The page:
President Bush announced plans to begin fielding a rudimentary system for defending the United States against missile attack, with an initial 10 land-based interceptors to go in Alaska and California in 2004.

The announcement put Bush on record for the first time committing to a specific deployment date and defining an initial system of missile defense. Pentagon officials stressed that the program would have very limited capability at first, aimed largely at knocking down any North Korean missiles. Many more years of development and testing will be necessary, they said, to provide a truly comprehensive U.S. anti-missile shield.

But the president's initiative represents a significant expansion over previous administration plans, which had foreseen simply a testing facility at Fort Greely, Alaska, before the next presidential election.

Essentially, Bush has decided to turn the test facility into an actual missile defense site and also equip Vandenberg Air Force Base in California with some missile interceptors to shoot down enemy warheads carried by long-range rockets. Under the plan, the Pentagon will also step up efforts to deploy ship-based and land-based interceptors to defend against shorter-range missiles.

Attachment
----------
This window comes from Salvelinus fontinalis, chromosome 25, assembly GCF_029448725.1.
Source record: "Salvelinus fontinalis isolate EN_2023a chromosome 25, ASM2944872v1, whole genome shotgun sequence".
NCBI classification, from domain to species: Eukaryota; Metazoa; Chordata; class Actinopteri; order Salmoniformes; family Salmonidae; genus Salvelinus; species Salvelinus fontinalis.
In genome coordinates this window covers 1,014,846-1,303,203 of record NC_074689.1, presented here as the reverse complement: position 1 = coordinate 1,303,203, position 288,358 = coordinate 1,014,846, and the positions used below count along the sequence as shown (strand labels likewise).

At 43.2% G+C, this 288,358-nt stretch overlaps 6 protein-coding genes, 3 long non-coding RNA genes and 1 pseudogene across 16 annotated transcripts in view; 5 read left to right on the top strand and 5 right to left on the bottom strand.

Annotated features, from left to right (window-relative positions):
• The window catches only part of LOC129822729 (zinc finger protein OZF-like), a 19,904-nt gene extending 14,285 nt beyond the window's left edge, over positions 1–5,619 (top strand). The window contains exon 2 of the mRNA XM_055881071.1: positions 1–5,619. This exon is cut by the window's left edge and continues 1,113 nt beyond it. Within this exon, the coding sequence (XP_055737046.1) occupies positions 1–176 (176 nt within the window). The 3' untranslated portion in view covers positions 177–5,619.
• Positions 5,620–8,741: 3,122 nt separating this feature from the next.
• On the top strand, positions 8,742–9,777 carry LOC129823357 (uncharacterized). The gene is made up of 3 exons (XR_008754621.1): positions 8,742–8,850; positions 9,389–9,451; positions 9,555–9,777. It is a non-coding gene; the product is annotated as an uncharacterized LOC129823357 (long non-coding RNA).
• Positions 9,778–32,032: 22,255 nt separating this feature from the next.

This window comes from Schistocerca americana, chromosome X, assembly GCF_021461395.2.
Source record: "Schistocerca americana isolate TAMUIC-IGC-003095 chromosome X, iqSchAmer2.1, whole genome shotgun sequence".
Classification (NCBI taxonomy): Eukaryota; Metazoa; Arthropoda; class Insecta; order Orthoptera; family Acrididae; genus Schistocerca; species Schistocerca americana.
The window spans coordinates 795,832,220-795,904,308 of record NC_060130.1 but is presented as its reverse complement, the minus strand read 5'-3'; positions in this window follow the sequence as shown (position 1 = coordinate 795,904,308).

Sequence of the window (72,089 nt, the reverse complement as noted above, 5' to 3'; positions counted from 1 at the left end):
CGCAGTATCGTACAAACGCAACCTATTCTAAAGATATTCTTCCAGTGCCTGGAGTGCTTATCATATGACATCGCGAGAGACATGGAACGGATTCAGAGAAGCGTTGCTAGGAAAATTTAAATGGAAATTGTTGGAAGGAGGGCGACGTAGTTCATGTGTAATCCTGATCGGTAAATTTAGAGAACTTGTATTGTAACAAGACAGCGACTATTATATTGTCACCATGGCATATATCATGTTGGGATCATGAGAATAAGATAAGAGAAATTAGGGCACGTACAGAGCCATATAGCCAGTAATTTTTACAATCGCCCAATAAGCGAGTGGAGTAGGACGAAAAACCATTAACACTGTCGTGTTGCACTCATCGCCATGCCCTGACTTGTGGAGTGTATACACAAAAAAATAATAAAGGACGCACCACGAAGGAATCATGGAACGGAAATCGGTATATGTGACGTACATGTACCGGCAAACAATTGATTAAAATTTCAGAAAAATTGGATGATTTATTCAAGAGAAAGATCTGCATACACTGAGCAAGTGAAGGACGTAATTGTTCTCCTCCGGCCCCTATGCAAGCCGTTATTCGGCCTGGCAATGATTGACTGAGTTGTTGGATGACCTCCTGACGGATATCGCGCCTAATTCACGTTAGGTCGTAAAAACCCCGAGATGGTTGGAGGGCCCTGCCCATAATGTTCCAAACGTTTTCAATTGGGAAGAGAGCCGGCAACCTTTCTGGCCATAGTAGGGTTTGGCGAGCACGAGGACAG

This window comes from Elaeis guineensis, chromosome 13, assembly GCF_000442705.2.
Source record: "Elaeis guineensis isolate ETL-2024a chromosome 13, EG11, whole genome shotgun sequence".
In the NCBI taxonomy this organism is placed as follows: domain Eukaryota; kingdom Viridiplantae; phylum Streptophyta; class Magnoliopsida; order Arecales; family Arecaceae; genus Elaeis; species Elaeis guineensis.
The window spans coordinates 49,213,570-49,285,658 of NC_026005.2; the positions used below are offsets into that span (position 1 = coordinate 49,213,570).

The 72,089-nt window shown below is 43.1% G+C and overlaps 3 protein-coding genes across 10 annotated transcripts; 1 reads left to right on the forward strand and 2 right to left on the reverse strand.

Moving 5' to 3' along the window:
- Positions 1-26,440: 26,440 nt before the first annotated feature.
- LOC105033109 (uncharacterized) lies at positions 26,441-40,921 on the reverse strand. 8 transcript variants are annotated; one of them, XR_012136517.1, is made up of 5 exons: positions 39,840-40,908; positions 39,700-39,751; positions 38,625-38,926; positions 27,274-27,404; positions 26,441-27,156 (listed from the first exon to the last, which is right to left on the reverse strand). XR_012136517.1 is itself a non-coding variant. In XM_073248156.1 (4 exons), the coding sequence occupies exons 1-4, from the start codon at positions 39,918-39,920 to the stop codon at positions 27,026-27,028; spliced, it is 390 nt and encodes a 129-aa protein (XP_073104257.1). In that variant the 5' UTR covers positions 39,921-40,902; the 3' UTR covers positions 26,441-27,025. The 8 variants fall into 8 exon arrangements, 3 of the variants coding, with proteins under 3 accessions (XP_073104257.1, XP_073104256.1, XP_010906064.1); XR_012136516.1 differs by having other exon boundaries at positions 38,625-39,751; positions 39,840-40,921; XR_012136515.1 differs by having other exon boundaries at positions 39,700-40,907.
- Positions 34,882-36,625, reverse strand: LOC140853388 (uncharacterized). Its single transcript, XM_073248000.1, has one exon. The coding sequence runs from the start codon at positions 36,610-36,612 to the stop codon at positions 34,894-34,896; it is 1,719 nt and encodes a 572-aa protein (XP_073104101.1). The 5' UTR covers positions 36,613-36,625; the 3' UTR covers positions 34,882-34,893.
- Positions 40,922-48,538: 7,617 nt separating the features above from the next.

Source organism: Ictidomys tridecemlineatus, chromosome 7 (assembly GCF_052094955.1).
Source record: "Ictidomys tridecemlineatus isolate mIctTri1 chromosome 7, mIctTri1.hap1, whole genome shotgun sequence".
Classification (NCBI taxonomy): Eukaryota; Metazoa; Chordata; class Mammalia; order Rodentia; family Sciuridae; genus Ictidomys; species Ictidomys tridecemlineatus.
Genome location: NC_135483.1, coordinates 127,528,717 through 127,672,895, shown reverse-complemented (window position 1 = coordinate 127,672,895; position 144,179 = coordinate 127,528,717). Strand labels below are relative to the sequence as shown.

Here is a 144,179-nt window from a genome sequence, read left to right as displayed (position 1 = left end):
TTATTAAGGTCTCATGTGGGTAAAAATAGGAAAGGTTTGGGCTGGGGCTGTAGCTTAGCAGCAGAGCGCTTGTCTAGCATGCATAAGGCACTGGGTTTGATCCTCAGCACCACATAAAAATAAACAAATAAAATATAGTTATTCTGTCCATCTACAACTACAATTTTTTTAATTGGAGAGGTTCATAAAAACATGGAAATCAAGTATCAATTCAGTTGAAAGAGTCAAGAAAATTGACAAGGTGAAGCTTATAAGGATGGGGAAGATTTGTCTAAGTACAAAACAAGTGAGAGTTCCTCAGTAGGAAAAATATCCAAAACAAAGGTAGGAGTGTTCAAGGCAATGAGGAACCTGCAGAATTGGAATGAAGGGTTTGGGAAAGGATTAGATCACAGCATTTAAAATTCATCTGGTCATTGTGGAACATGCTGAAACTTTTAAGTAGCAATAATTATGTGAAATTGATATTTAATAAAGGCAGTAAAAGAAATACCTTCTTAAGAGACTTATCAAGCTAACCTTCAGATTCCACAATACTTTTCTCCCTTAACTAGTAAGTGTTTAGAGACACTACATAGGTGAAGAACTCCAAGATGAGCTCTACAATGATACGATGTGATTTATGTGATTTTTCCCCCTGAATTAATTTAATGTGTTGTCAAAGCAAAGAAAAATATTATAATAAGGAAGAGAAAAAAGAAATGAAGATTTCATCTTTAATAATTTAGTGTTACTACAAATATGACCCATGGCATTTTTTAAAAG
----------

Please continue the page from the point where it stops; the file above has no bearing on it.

To finance the project, defense officials said the administration would be seeking an extra $1.5 billion over the next two years, on top of $16 billion previously projected in that period for this and other missile defense projects.

Russia criticized the decision and said that it will impede the fight against terrorism and lead to a "new senseless arms race."

-- Bradley Graham

Defense Secretary Donald H. Rumsfeld said the system, in its early stages, will likely be able to stop "a relatively small number of incoming ballistic missiles, which is better than nothing." Initial plans call for 10 land-based interceptors in Alaska and California.